· With rising toxic air in Pune causing allergies, bacterial, viral and fungal infections, infants and pregnant women are at greater risk of contracting winter ailments.
· The body undergoes hormonal changes during pregnancy making the immune system sensitive and more prone to allergies. Infants immune system is still developing and hence they are also prone to infections
Like every year, air quality in the city has started dipping with the advent of winter. The ambient level of air pollution is oscillating, at times exceeding the safety limits for key air pollutants that pose health risks to people. The problem has aggravated due to lack of breeze allowing pollutants to remain static, emissions from motor vehicles and industrial pollution, as well as ongoing construction activities and road side dust. According to the Indian Institute of Tropical Meteorology, the wind speed and ventilation index are ‘extremely unfavorable’ for dispersion of pollutants.
Dr. Arun Suradkar, Consultant, Internal Medicine, Columbia Asia Hospital, Pune,’ Major pollutants in the air are carbon monoxide, particulate matter, ground level ozone and oxides of nitrogen and sulfur dioxide. Particulate matter is the main public health threat and the health impacts depend on the level of exposure (frequently expressed in ug/m3) and the duration of exposure (short term, between 8 or 24 hours, or long term). Many are reporting allergic reactions due to the changing temperature and poor air quality. With rising toxic air in Pune causing allergies, viral, bacterial and fungal infections, infants and pregnant women are at greater risk of contracting winter allergies.”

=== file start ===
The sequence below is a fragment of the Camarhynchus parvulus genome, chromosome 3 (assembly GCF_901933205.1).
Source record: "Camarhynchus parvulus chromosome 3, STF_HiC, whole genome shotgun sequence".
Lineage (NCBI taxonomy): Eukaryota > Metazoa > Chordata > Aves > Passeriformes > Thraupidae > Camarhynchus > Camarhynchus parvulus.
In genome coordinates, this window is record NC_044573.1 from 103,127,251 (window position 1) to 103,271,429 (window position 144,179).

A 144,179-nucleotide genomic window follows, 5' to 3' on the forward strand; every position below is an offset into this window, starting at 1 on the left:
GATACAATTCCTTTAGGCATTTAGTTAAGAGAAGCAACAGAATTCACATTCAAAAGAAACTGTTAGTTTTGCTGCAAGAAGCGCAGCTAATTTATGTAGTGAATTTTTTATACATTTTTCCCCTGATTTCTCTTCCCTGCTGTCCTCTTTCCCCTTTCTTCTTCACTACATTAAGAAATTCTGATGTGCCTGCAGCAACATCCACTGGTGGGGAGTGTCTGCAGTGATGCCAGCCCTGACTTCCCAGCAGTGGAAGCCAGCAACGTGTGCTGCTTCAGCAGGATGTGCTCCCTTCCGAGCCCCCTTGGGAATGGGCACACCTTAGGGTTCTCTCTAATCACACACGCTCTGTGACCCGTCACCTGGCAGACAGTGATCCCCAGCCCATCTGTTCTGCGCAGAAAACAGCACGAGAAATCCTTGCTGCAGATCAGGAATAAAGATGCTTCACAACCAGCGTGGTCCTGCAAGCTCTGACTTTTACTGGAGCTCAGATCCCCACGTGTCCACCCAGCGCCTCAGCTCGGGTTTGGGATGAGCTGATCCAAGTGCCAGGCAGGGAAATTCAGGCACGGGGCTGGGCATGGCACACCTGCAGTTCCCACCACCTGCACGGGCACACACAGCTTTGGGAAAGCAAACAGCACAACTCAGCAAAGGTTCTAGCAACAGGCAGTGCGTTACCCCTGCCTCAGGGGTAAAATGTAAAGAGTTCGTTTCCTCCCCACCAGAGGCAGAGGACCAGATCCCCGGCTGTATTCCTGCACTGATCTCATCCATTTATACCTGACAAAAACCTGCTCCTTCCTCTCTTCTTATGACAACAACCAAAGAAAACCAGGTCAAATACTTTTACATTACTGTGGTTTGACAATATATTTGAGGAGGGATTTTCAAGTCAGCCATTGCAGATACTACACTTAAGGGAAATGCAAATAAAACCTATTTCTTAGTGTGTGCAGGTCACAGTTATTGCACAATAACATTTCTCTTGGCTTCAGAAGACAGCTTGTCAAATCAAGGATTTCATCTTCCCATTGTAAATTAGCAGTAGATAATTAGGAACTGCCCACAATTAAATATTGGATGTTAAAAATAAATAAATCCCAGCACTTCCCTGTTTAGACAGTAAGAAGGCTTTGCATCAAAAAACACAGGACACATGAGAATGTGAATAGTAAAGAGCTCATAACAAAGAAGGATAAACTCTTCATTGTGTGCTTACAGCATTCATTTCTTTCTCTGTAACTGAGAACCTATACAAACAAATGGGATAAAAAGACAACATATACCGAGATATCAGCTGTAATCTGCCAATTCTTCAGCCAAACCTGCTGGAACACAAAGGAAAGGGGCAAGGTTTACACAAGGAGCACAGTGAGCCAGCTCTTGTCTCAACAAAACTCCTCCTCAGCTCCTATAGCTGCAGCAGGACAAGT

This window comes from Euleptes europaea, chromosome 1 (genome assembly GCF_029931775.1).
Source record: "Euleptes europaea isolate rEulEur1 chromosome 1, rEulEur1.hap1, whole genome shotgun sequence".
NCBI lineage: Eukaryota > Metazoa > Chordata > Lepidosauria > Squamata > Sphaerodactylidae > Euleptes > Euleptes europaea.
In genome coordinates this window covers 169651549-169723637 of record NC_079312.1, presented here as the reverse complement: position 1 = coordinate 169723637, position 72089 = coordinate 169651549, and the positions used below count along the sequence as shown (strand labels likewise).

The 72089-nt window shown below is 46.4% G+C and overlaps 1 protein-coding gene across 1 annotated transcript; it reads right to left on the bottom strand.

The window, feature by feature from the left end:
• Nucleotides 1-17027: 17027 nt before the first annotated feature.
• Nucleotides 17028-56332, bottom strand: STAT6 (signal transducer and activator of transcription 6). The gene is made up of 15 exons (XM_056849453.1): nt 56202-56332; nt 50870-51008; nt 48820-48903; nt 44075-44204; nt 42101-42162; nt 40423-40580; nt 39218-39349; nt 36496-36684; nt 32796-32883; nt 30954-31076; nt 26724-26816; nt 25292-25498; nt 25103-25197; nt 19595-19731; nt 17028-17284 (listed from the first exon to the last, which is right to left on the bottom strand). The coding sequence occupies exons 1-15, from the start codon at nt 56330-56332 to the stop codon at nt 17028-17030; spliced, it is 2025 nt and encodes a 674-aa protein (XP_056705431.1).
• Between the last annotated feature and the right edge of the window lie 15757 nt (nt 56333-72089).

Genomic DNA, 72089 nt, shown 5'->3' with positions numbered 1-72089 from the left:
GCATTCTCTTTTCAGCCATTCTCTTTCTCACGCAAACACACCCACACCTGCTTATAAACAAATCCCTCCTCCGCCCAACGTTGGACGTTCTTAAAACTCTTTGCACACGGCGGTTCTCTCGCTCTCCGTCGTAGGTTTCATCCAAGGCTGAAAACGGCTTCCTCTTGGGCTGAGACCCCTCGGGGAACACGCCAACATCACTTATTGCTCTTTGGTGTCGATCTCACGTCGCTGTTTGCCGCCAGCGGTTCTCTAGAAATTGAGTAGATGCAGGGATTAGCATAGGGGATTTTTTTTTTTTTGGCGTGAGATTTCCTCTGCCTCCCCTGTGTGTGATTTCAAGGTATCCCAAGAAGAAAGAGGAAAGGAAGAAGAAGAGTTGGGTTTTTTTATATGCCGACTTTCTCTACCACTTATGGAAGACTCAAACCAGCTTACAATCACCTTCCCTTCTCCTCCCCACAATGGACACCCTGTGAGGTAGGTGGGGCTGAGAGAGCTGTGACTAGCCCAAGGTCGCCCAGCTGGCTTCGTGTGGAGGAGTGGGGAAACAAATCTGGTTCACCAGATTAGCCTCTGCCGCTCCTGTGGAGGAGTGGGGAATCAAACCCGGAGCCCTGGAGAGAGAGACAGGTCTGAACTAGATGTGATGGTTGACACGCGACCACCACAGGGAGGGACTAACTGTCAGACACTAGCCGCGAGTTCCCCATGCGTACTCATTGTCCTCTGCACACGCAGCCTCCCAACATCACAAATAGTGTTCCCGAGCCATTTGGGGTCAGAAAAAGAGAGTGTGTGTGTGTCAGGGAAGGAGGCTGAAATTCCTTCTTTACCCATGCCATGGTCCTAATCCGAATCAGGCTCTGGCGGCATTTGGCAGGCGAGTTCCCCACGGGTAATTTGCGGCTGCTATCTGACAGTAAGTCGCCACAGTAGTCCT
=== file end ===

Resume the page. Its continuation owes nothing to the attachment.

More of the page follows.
Long term exposure to pollutants can lead to fibrosis of the lung and COPD (Chronic obstructive pulmonary disease)
· Clean all rooms thoroughly. Apart from regular cleaning vacuum regularly.
· Use air purifier with HEPA filters and seal the windows to prevent outdoor air coming inside.
· Dust frequently and vacuum after dusting, because any dust that is not captured in the damp cloth will likely settle on the floors.
· Use a heater with a humidifier: heaters that absorb the moisture in the room, making the air hot and dry. Dry air can lead to a whole host of problems ranging from dry skin to asthma.
· Avoid smoking – inhaling polluted air is equal to smoking 50 cigarettes a day. Smoke fumes add to air pollution
· Keep air-purifying plants like Aloe Vera and Ivy inside the house.
· Wash shower curtains, curtains and carpets at least once a month to keep them from growing mold. Besides, consider buying antifungal shower curtains.
Advisory for elderly, pregnant women, and children:
· The body undergoes hormonal changes during pregnancy making the immune system sensitive and more prone to allergies.
· Remain indoors as much as possible. Children, pregnant women and older people, or those with pre-existing illness, should avoid roads with traffic.
· Comply with the routine of taking medicines; missing a dose or two may increase vulnerability to infections.
· Diabetics, cancer patients, transplant patients, elderly are prone to infections should be vaccinated with pneumococcal vaccines.
· Wash bedsheets weekly in hot water to kill dust mites and use hypoallergenic mattresses and pillows.
· Modify your diet to include seasonal fruits and fresh vegetables such as carrots and green peas and reduce diary intake. Include jaggery in diet that is known to counter the ill-effects of air pollution.